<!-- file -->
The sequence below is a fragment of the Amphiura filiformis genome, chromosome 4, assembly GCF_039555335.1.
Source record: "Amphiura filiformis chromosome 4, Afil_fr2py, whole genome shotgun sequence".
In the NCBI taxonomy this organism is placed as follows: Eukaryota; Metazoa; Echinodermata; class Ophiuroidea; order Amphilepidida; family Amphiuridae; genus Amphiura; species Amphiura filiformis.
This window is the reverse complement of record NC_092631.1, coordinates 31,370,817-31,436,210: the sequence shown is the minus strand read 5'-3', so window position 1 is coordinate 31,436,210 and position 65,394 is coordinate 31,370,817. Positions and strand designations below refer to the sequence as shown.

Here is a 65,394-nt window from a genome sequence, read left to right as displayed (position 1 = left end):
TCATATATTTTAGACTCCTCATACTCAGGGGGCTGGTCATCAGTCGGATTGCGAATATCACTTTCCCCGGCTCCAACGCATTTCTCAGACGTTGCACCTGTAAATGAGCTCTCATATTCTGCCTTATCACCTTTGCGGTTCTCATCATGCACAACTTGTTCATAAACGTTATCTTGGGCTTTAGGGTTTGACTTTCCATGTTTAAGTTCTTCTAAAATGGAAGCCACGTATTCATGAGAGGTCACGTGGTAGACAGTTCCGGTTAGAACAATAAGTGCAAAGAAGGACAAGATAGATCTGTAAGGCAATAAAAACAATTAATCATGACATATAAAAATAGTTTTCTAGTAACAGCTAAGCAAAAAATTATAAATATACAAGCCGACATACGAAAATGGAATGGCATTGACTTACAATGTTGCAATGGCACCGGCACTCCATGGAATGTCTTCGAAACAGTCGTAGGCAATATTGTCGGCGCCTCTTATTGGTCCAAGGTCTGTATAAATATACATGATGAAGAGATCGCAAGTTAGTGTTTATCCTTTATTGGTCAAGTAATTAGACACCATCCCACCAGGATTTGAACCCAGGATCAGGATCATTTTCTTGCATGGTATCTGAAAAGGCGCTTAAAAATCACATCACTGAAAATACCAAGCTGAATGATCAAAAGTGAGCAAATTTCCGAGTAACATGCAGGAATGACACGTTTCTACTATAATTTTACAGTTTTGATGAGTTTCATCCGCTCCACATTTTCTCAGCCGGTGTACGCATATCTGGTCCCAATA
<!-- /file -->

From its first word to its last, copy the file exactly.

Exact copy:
The sequence below is a fragment of the Amphiura filiformis genome, chromosome 4, assembly GCF_039555335.1.
Source record: "Amphiura filiformis chromosome 4, Afil_fr2py, whole genome shotgun sequence".
In the NCBI taxonomy this organism is placed as follows: Eukaryota; Metazoa; Echinodermata; class Ophiuroidea; order Amphilepidida; family Amphiuridae; genus Amphiura; species Amphiura filiformis.
This window is the reverse complement of record NC_092631.1, coordinates 31,370,817-31,436,210: the sequence shown is the minus strand read 5'-3', so window position 1 is coordinate 31,436,210 and position 65,394 is coordinate 31,370,817. Positions and strand designations below refer to the sequence as shown.

Here is a 65,394-nt window from a genome sequence, read left to right as displayed (position 1 = left end):
TCATATATTTTAGACTCCTCATACTCAGGGGGCTGGTCATCAGTCGGATTGCGAATATCACTTTCCCCGGCTCCAACGCATTTCTCAGACGTTGCACCTGTAAATGAGCTCTCATATTCTGCCTTATCACCTTTGCGGTTCTCATCATGCACAACTTGTTCATAAACGTTATCTTGGGCTTTAGGGTTTGACTTTCCATGTTTAAGTTCTTCTAAAATGGAAGCCACGTATTCATGAGAGGTCACGTGGTAGACAGTTCCGGTTAGAACAATAAGTGCAAAGAAGGACAAGATAGATCTGTAAGGCAATAAAAACAATTAATCATGACATATAAAAATAGTTTTCTAGTAACAGCTAAGCAAAAAATTATAAATATACAAGCCGACATACGAAAATGGAATGGCATTGACTTACAATGTTGCAATGGCACCGGCACTCCATGGAATGTCTTCGAAACAGTCGTAGGCAATATTGTCGGCGCCTCTTATTGGTCCAAGGTCTGTATAAATATACATGATGAAGAGATCGCAAGTTAGTGTTTATCCTTTATTGGTCAAGTAATTAGACACCATCCCACCAGGATTTGAACCCAGGATCAGGATCATTTTCTTGCATGGTATCTGAAAAGGCGCTTAAAAATCACATCACTGAAAATACCAAGCTGAATGATCAAAAGTGAGCAAATTTCCGAGTAACATGCAGGAATGACACGTTTCTACTATAATTTTACAGTTTTGATGAGTTTCATCCGCTCCACATTTTCTCAGCCGGTGTACGCATATCTGGTCCCAATA